Der chinesische Menschenversuch

Donnerstag 6.12.2018

Das Nuffield Council distanziert sich nun auch, es wurde auch Zeit

The possibilities raised by heritable genome editing could have significant implications for individuals and for all of society. We do not know enough about the safety of these procedures or welfare implications. It’s crucial that action is taken now to support research on safety, facilitate public debate, and put in place appropriate governance.
In July, the Nuffield Council on Bioethics published a report on the ethical and social issues raised by heritable genome editing interventions. We concluded that their use could be morally permissible in some circumstances. These circumstances do not, however, exist at present, anywhere. In our report we have discussed what these circumstances might be, but it is now for the wider society to agree them, and to define what governance measures should apply.
We recommended that any use of genome editing interventions should be guided by two overarching principles: they must be intended to secure, and be consistent with, the welfare of the future person; and they should not increase disadvantage, discrimination or division in society. More work needs to be done to establish whether these principles can be met.
Pete Mills, Assistant Director, added:
“Coming on the eve of the second international summit on genome editing, this announcement looks like a cynical attempt to seize headlines. If the claims are true, it is a premature, inexplicable and possibly reckless intervention that may threaten the responsible development of future applications of genome editing.”

Die Bild Schlagzeile heute

Chinesischer Wissenschaftler wird vermisst

bisher gab es nur die verunglückte Formulierung von “Gott gespielt“.

Das ist ja wohl blasphemisch. Gott würfelt nicht. Und Gott spielt nicht. Die chinesische Nachrichtensperre scheint im übrigen zu greifen. Mit etwas Abstand nun auch zwei Pulitzer Preisträgerinnen der NYT

Most importantly, said Dr. Kiran Musunuru, a geneticist at the University of Pennsylvania who reviewed the data, “there’s clear evidence of mosaicism” in the edited embryos of both twins. “I was so furious,” Dr. Musunuru said. “This would have been disturbing anyway — gene-edited babies. It made it a hundred times worse knowing that he had totally mosaic embryos. It’s as if you took the embryos and dipped them in acid and said ‘You know what, I’m just going to go ahead with the implantation anyway.’ It’s not that much different.” While it is unclear if the babies themselves ended up with a mosaic patchwork of cells, Dr. Musunuru said the data shows that Lulu’s placenta was mosaic, which is not a good sign … Dr. He has not submitted his data, nor has he identified the children or parents, other than to provide first names for the twin girls, Lulu and Nana; these may be pseudonyms. We won’t know for many years if Crispr affected genes other than CCR₅. Nor can we gauge the health of the babies now or in the future. And, of course, we do not know if other scientists will be emboldened to try their own experiments editing the genes of human embryos.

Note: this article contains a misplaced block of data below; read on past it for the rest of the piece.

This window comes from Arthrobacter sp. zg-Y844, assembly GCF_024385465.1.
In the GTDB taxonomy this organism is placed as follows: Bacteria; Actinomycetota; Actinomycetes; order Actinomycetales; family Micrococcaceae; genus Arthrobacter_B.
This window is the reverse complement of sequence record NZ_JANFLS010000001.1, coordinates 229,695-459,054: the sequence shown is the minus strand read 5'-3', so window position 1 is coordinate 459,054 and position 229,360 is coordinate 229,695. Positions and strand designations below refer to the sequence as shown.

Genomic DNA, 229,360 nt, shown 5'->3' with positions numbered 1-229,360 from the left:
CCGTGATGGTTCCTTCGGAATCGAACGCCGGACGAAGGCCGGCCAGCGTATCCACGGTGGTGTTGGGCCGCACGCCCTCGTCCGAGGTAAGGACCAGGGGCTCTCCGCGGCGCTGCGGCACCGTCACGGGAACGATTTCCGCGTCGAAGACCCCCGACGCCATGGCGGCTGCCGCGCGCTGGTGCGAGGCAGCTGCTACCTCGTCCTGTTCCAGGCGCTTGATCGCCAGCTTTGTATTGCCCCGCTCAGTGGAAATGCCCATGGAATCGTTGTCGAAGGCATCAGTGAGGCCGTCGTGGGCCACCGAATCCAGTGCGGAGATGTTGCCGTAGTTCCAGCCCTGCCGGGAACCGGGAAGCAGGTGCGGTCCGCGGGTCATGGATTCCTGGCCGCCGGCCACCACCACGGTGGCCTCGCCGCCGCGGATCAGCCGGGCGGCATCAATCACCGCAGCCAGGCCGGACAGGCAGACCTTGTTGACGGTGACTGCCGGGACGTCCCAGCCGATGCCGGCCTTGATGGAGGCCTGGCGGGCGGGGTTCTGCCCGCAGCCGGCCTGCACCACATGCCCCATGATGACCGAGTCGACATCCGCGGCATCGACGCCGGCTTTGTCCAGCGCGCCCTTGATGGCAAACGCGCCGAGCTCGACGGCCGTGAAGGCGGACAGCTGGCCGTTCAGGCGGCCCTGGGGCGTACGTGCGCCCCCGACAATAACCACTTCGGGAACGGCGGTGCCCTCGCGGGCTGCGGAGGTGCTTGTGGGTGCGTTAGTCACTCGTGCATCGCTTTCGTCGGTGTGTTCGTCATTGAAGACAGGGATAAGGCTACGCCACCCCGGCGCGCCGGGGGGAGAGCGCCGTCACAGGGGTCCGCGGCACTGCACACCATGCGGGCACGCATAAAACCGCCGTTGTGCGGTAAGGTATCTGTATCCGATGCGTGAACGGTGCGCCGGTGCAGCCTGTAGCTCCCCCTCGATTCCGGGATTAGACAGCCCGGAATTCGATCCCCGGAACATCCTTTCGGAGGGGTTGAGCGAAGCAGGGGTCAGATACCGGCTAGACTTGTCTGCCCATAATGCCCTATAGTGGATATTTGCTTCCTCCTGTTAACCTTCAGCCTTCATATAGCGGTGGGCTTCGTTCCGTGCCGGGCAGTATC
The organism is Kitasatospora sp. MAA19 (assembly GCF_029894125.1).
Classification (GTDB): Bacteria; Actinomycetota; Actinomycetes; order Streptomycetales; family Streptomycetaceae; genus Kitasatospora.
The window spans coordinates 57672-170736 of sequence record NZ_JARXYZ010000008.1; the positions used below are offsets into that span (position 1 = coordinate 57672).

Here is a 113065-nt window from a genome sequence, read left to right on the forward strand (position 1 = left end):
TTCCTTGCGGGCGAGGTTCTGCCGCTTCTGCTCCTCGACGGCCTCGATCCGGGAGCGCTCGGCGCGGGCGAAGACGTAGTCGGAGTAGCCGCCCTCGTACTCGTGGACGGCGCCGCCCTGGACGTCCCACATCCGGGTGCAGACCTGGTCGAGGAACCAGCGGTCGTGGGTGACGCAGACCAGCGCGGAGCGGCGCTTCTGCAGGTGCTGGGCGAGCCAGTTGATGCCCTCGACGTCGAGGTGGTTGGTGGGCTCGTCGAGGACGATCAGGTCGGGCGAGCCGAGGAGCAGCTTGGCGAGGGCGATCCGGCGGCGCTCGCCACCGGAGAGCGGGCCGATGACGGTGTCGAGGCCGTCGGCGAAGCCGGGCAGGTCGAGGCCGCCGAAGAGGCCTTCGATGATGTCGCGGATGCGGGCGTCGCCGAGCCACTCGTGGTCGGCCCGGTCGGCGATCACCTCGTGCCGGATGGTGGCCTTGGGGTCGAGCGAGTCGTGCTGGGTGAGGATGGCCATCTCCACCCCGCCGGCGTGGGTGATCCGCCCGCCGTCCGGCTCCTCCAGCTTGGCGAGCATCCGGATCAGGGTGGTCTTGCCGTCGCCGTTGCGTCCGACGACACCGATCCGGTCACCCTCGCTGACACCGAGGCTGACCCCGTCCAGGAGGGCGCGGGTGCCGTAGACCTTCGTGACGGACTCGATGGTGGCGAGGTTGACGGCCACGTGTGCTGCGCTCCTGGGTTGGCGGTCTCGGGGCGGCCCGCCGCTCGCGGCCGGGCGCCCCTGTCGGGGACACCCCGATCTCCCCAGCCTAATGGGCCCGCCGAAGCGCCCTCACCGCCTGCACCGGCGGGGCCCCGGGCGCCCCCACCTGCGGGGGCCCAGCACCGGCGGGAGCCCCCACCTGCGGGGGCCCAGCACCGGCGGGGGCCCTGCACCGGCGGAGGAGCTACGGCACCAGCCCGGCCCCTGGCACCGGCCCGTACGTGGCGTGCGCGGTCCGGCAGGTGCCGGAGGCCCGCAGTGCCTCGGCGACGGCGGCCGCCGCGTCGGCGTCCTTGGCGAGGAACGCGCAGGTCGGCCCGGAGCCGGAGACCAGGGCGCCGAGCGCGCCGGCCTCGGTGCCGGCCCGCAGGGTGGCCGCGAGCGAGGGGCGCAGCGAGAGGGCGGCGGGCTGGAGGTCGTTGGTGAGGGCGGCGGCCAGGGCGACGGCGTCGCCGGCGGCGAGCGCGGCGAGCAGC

Das Business soll weiter gehen, Nature heute

So, how can the gene-editing community set up a better system? A starting point would be a global registry (or national registries) set up by funders or governments to record preclinical research that involves gene editing in human embryos.

He brauchte Security letzte Woche in Hongkong, so Science

For his talk at last week’s summit, He Jiankui was accompanied by security guards because of threats…
On the eve of the International Summit on Human Genome Editing in Hong Kong, China, last week, He, a researcher at nearby Southern University of Science and Technology in Shenzhen, China, had dinner at the city’s Le Méridien Cyberport with a few of the meeting’s organizers. The news of He’s claim had just broken, and shock waves were starting to reverberate. But the reports were still so fresh that the diners sat in the restaurant without being disturbed. “He arrived almost defiant,” says Jennifer Doudna … After more than an hour of questioning, He had had enough. “He just seemed surprised that people were reacting negatively about this,” Doudna says. “By the end of the dinner he was pretty upset and left quite abruptly.” … I got the strong impression that he saw Robert Edwards as a kind of hero, a paradigm breaker, a disrupter, and that he wanted to model himself after that … What’s more, He has not yet tested whether HIV can infect cells taken from the girls.”

China distanziert sich massiv von He (Bloomberg)

Less expected was the reaction of the Chinese government. On Nov. 29, Xu Nanping, vice minister of science and technology, told state TV that authorities had halted work at He’s lab and planned “a comprehensive and objective investigation of the facts of the incident.” Vice Minister of Industry and Information Technology Huai Jinpeng said the government intended to take a “zero-tolerance attitude in dealing with dishonorable behavior” in research and would bar He from a national science award for which he was a candidate.
Those signs that China may restrict genetic research more than previously thought mark a sharp contrast with the country’s approach to artificial intelligence…
An immediate response is needed, Doudna stresses. “I’d love to see the national science academies from several countries within a month come up with a set of draft guidelines that would be somehow affiliated with a RAC-like body,” she says. Daley agrees. “We have to aspire to some kind of a universal agreement amongst scientists and clinicians about what’s permissible,” he says. “Those who violate those international norms are held out in stark relief.”